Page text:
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Matt Patches

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Patches is a pop culture writer and reporter regularly waxing poetic on the web, TV, and radio. He's lost much of his life to the "best" vs. "favorite" argument.

Review: ‘The Legend of Hercules’

3.9

"There's nothing mythic about this Hercules."

Though it dabbles in the speed-ramped, pectoral worship of Zack Snyder’s sword and sandals softcore “300,” it would be wrong to call director Renny Harlin’s “Legend of Hercules” a crass imitator. A cash in, sure. But in an effort to strip the Greek myth of any “silliness” —displays of uber-strength and the man-on-monster beatdowns one might expect from the mythical guy who bested Eurystheus’ Twelve Labours — writers Sean Hood and Daniel Giat turn ol’ Herc into Beefcake Jesus (actor Kellan Lutz), a savior of the people challenged by his own godliness. “Legend of Hercules” is a companion piece to “The Bible” mini-series in both tone and scope; sporadic action breaks up endless amounts of epic speak gobbledygook, the whole thing packaged with CG surroundings that wouldn’t pass as Lord of the Rings animatics. When Hercules finally embraces his heritage, finally Hulks out with a lightning sword, the welcome absurdity is too little too late. “I, Claudius” has bigger thrills then this would-be tentpole.

“The Legend of Hercules” invests in drama that it clearly has no interest in exploring. A political threat to his father, King Amphitryon (the mighty Scott Adkins), and just too damn heart-throbby for his older brother, Iphicles (Liam Garrigan) to bear, Hercules is sentenced to life on the front lines, the fastest way to a stint in the gladiator arena — and the grave. But Hercules is driven to stay alive, in hopes of returning to his blonde gal pal Hebe (Gaia Weiss), slaying his horny bro, and freeing the background extras from a run time over 90 minutes.

Before he owns the mantle of “Zeus’ Son,” Hercules is a warrior of unimaginable force. After, he remains infallible, with the added bonus of picking up rocks and hurling them at bad guys. It might not seem so stagnant if Lutz could turn Hercules into anything beyond a anthropomorphic sack of t-bone steaks. In “Legend,” he’s a cross between Rocky Horror and Weird Al’s spoof of Kurt Cobain; it’s edge-of-your-seat entertainment waiting to see if marbles spill out of Lutz’s mouth. The actor can hold while duking it out with his ‘roided-out opponents (enhanced by a lions roar that bellows out of Hercules’ mouth whenever he screams), but “Legend” is a movie of walk-and-talks and Lutz’s jaw muscle isn’t ripped enough to do the heavy-lifting.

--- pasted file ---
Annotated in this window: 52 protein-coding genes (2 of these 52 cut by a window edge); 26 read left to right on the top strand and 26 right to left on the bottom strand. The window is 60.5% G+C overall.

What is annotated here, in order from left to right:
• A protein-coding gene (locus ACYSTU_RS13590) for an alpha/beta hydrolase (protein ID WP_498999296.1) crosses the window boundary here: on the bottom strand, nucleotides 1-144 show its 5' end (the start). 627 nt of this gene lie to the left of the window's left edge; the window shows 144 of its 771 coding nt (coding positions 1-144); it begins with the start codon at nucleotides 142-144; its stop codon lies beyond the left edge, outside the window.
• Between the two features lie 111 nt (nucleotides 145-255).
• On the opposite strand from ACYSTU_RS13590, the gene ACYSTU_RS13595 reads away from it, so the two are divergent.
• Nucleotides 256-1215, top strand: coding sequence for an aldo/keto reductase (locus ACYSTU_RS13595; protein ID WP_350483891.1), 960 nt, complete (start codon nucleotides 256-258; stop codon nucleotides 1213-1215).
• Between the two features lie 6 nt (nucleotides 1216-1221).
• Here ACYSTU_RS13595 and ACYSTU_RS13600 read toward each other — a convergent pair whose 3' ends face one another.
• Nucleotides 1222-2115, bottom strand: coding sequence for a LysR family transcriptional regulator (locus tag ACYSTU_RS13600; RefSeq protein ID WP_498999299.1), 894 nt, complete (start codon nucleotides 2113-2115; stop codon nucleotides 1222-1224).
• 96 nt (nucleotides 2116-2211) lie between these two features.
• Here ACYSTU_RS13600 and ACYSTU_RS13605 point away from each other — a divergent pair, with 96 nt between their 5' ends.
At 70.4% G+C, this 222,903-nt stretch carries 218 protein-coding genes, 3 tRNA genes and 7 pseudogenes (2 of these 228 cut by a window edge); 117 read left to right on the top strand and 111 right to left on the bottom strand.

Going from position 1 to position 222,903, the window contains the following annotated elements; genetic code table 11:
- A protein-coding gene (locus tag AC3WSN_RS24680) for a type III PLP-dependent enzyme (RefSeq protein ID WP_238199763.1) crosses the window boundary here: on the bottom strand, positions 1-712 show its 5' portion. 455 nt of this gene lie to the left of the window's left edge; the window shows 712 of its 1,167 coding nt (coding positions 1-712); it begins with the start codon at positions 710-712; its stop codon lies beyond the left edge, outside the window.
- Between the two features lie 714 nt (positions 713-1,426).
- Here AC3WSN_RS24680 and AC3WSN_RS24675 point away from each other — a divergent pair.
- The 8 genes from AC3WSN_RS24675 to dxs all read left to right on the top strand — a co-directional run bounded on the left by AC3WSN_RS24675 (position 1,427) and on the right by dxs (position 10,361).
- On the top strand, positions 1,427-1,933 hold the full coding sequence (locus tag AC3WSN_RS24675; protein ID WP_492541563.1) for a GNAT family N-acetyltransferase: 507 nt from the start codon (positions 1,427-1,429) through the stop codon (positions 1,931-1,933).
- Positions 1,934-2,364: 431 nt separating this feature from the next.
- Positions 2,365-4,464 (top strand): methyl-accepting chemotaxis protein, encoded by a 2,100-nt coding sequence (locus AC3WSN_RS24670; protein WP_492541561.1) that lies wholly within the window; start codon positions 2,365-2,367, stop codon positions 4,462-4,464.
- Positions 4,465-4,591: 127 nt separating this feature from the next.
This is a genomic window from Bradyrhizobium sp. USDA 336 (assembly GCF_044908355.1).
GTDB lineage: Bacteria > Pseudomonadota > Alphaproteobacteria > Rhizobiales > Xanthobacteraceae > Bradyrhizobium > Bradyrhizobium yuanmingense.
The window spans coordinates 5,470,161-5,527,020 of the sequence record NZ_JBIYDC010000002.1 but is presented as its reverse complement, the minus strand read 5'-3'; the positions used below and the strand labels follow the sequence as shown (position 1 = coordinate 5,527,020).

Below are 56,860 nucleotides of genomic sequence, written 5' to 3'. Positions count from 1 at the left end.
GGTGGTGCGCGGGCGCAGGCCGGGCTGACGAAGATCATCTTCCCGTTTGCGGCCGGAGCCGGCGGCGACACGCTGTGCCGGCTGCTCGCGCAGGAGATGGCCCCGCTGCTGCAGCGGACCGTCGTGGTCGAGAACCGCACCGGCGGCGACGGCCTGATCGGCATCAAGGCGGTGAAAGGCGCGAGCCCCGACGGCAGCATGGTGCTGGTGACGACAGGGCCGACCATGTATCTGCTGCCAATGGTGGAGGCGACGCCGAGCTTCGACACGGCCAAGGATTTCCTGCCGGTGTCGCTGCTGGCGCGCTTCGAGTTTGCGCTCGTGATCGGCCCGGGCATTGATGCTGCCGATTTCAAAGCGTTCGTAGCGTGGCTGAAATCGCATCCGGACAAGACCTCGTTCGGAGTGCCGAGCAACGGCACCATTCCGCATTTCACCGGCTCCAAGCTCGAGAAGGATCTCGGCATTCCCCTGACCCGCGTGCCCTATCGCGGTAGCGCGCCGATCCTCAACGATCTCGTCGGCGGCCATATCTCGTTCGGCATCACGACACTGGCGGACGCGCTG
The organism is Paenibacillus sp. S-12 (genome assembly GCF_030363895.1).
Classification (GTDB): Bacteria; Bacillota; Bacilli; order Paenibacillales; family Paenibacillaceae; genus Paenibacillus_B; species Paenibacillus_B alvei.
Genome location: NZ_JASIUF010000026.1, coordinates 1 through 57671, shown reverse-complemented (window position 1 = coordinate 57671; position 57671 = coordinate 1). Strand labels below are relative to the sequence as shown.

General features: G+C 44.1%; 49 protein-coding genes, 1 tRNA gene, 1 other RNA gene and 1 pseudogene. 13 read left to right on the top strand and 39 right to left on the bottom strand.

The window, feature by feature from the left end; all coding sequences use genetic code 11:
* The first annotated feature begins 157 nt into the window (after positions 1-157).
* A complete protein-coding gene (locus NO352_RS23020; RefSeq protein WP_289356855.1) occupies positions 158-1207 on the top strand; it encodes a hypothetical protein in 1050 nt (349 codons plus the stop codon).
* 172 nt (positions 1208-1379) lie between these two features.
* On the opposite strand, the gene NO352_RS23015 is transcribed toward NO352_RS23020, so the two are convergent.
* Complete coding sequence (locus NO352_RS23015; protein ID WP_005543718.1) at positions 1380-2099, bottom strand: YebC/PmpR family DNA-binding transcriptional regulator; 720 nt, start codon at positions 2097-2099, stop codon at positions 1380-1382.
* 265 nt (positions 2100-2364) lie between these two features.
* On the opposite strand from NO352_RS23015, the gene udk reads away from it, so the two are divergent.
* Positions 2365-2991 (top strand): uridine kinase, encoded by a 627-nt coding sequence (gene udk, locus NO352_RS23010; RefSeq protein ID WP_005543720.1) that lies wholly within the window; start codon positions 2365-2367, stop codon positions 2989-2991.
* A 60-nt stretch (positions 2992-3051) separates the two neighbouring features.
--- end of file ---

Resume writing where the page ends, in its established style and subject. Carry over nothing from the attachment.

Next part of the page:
“Legend of Hercules” lacks that pillar of gravitas, a casting choice like Liam Neeson in “Clash of the Titans or John Hurt in “Immortals” designed to chew up scenery when the picture can’t find the money to stuff in another action set piece. Hollywood’s favorite Euro-Russian, Rade Serbedzija, appears briefly as Hercules’ guidance counselor Chiron, a disposable, exposition-barfing side player who the writers can’t even throw a delicious monologue or two despite the film’s dialogue requirements. To kill time, “Legend” doughnuts around the parking lot, returning over and over to Amphitryon and Iphicles empty threats and Hercules wake-up-already journey to understanding. There’s no reason Herclues shouldn’t understand that he’s not a demigod, but if he just won’t have it, then hey, that’s a dramatic thrust. Adkins and Garrigan are staple villains for Herc to pursue, adding to the film’s been-there-done-that stench.

Surprisingly, Harlin, who has been forced to sink his teeth into TV and direct-to-DVD actioners after a string of bombs, makes the most of his meager budget and scrapbooked script. The guy has an eye for bombastic, set-driven action, on full display when Hercules finally gets around to encountering his father. Cutting through 21st century stylistic tropes (which feel like demands to be worked around), Harlin opens up the fight scenes, zips to the right angles at the right moments, and delivers actual brutality. Lutz and Adkins don’t need to be hidden by shaky cam and hyper-editing; they come alive with the choreography. Harlin takes the same approach with the fantastical elements; in one moment, Hercules is weaponized with stone pillars on chains, bashing soldiers to thunderous accompaniment. While the art of action filmmaking depreciates, Harlin remains steadfast in his classicism, even if the movie doesn’t have the foundation to support him. Someone throw this guy “Thor 3”

Judging from the production design, costumes, and post-production crafts, “Legend of Hercules” didn’t have the pockets to be ambitious. Talk of quarreling armies and godly interference are undermined by the suffocating scale (somehow, half-baked CG backgrounds still don’t a candle to good ol’ fashioned matte paintings). There’s nothing mythic about this “Hercules.” The filmmaking seems all too aware of that fact.

SCORE: 3.9 / 10


Categories: Reviews

Tags: Kellan Lutz, Matt Patches, Renny harlin, Review, Scott adkins, The Legend of Hercules

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